Seriously — let’s talk about this. If the Buckeyes had even a fraction of their RB options, they’d be in good shape. We can certainly expect to see several guys contribute to the RB position this year. We’ve got Master Teague returning fully healthy. Miyan Williams, who showed great promise in only a few games last season, is coming off a strong spring, as is Marcus Crowley. Steele Chambers could be in the mix for a few carries. And none of this gets into the incoming freshmen of the matter.

With both TreVeyon Henderson and Evan Pryor joining the Buckeyes as freshmen this fall, the OSU run game should excel this season. Henderson was the No. 1-ranked running back in the 2021 recruiting class (and the No. 22-ranked player overall) and Pryor was the No. 2-ranked all-purpose back in the class and remained in the top 100 despite having his senior season canceled due to the pandemic.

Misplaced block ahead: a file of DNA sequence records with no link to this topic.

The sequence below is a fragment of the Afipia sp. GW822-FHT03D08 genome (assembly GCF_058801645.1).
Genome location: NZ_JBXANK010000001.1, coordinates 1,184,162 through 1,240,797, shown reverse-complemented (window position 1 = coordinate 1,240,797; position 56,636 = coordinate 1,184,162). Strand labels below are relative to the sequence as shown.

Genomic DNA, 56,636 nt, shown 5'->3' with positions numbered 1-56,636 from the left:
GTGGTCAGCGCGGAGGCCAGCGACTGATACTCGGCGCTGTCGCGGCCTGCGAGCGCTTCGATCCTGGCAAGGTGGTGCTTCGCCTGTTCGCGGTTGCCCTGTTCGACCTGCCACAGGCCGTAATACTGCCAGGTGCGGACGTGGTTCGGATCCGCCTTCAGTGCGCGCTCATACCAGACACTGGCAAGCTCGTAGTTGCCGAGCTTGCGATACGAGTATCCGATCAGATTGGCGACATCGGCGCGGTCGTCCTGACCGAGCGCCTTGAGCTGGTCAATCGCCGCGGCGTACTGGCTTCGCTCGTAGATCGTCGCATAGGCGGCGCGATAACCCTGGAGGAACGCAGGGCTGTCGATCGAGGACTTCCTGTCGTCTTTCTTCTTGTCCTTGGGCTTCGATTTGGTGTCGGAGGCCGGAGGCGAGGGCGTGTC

It wouldn’t surprise me to see Master Teague get the starting job on Day 1. Though Teague took a back seat to Trey Sermon late last season, he was a steady force for the Buckeyes for most of the year. He comes into this season fully recovered from his Achilles injury and he brings consistency to the field. Last season he ran for 514 yards and 8 touchdowns, and he averaged 4.9 yards a carry.